Wednesday, January 6, 2016

Understanding Failure

One wonders - as one perpetually travels forward through time - when one is most apt; by way of repeated failures, to give up on their dreams. For instance, the dream of a 40 year old to play in the NBA is, entirely, a dead dream, for if they haven't made it into the most competitive league of basketball in the world by then, they assuredly never will. To give up on that dream, then, may be considered a certain separation that is, ultimately, good for the 40 year old, as it allows them the cynical precocity of moving on in life. One can foresee a world in which many of the 40 year old's family and friends are glad for the fully-formed adult in relinquishing hold of a dream of miniscule propensity.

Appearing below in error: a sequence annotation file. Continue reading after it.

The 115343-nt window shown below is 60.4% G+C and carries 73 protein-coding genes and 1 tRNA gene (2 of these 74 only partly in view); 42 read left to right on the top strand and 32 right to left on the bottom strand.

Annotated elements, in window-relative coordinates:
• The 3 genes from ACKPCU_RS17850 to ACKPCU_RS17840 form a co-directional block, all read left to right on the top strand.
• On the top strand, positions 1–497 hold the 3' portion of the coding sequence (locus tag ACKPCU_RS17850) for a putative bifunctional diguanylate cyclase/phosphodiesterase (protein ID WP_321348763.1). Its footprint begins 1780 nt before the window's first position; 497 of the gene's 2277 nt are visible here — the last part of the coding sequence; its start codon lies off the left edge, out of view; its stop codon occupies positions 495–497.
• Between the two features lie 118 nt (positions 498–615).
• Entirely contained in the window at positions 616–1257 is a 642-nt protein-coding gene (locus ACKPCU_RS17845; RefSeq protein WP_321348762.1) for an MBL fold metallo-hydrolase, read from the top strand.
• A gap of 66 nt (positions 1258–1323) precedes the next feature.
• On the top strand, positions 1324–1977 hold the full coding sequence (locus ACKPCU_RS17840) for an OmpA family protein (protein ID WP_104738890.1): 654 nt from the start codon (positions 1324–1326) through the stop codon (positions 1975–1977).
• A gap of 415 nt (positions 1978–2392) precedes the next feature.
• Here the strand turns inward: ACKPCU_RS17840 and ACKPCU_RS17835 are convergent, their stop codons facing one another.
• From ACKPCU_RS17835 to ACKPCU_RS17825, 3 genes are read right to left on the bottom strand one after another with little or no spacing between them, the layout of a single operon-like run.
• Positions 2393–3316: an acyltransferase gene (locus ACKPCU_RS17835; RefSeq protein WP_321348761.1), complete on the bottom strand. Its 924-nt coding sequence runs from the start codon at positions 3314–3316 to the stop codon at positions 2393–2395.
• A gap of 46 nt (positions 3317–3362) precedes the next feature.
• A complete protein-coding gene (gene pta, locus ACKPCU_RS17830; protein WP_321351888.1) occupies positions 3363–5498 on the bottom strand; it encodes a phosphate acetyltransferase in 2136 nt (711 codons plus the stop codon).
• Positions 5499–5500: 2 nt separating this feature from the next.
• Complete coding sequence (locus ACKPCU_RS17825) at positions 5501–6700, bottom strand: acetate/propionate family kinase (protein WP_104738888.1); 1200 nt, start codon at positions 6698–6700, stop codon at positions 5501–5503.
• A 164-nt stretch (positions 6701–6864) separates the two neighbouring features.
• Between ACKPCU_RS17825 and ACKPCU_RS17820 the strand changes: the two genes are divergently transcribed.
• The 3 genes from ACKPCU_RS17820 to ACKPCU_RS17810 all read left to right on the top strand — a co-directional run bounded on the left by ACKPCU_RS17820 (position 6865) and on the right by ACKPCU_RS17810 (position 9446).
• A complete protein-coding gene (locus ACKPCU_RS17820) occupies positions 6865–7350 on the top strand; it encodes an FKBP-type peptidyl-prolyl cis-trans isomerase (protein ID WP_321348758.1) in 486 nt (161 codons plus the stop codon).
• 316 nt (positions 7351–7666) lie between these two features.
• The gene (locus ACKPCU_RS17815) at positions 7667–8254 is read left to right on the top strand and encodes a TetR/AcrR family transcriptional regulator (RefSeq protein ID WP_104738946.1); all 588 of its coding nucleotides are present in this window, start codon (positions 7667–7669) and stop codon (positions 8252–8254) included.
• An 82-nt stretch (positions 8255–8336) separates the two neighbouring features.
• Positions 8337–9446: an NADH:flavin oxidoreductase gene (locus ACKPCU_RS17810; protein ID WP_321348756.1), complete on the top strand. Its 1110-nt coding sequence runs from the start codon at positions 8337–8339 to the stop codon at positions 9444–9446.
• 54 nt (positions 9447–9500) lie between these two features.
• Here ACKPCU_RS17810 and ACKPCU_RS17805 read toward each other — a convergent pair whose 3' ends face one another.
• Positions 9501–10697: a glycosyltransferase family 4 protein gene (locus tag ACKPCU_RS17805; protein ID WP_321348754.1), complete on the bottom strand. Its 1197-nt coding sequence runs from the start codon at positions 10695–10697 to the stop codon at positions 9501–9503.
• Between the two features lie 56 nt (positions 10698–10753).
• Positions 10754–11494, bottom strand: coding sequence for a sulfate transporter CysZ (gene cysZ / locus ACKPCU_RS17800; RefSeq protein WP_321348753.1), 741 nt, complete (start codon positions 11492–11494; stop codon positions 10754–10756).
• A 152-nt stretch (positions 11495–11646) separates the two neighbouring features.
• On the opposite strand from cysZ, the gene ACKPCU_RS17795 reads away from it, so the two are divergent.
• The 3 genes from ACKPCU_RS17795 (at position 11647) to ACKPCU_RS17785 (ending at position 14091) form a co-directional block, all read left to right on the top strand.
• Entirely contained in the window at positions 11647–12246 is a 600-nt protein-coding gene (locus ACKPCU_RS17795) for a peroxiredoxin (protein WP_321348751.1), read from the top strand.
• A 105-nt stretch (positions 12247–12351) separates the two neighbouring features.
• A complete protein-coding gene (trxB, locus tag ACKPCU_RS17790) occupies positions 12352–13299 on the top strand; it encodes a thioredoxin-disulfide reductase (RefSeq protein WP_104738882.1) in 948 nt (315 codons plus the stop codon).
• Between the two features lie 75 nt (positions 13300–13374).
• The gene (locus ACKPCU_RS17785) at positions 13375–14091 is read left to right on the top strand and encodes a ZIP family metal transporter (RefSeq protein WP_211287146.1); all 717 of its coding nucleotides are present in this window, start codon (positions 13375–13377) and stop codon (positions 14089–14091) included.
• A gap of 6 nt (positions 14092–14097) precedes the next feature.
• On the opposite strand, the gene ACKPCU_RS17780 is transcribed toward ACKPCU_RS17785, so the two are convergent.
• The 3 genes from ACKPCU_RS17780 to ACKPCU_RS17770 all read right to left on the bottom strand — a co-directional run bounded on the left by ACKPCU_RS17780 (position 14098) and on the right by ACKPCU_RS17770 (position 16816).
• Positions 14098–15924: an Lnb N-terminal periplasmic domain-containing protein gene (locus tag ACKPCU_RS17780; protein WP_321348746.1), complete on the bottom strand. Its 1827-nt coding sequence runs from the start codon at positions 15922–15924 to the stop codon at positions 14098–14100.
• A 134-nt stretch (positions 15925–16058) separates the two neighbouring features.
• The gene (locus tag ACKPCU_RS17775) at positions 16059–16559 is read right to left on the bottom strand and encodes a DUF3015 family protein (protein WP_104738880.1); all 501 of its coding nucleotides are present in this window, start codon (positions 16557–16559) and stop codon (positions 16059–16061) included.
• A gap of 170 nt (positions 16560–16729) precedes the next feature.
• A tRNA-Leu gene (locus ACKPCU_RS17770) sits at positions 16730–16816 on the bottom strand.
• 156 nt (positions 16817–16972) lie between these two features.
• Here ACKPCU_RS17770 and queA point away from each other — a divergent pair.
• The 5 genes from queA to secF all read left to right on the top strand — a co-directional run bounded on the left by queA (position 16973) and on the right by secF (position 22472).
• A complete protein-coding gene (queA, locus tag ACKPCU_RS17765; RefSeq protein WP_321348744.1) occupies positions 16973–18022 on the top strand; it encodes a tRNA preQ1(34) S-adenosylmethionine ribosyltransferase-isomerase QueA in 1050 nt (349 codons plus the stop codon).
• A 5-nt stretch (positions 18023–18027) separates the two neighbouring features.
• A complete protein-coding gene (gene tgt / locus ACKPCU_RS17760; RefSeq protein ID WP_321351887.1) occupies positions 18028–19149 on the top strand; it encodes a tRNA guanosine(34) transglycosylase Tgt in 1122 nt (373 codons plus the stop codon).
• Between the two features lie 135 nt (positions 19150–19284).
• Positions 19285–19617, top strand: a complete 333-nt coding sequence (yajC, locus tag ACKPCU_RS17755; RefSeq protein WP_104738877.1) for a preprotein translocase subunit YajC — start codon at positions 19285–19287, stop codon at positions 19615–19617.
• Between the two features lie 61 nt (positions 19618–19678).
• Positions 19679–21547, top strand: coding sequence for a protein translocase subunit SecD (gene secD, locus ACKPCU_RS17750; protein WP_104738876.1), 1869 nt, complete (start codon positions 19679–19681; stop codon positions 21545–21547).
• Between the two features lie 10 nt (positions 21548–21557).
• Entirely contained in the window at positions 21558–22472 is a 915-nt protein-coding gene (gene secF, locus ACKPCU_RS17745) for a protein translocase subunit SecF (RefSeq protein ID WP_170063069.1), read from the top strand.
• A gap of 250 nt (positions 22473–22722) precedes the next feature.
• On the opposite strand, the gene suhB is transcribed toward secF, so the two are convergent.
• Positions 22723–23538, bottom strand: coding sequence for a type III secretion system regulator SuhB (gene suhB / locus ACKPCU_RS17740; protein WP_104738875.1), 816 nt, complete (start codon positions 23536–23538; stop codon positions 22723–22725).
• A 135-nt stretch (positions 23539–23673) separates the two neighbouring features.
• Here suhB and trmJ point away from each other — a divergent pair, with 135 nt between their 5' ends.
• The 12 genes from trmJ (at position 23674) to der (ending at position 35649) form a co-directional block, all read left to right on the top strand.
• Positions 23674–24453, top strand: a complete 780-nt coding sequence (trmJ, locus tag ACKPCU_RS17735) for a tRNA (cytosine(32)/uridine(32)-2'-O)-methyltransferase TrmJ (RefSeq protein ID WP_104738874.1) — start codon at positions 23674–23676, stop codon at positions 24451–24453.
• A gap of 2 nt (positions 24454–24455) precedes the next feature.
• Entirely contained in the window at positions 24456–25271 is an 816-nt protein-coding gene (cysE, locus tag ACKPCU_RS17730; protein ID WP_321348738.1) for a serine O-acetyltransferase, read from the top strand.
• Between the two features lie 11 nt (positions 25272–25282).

So, to return to the question at hand, one wonders when this removal of delusion is most important for one. It is unquestionably assured that the vast mass of human lives will never have their dreams come true; even with the concurrent onslaught of sucralose infested media that ascribes a certain naivety towards one's dream - that we should never give up, that it is never too late - that goes in direct contradiction to the understanding from others of the aforementioned 40 year old. But, as many are aware, there are things that will never come true, and there are certain times when pulling oneself back is the best option. The time in which to do this, then, is the difficulty of the equation, for to continue a life of failed pursuit for years and decades is surely as frustrating, if not more so, as having the cowardice to simply say "no" in the first place.

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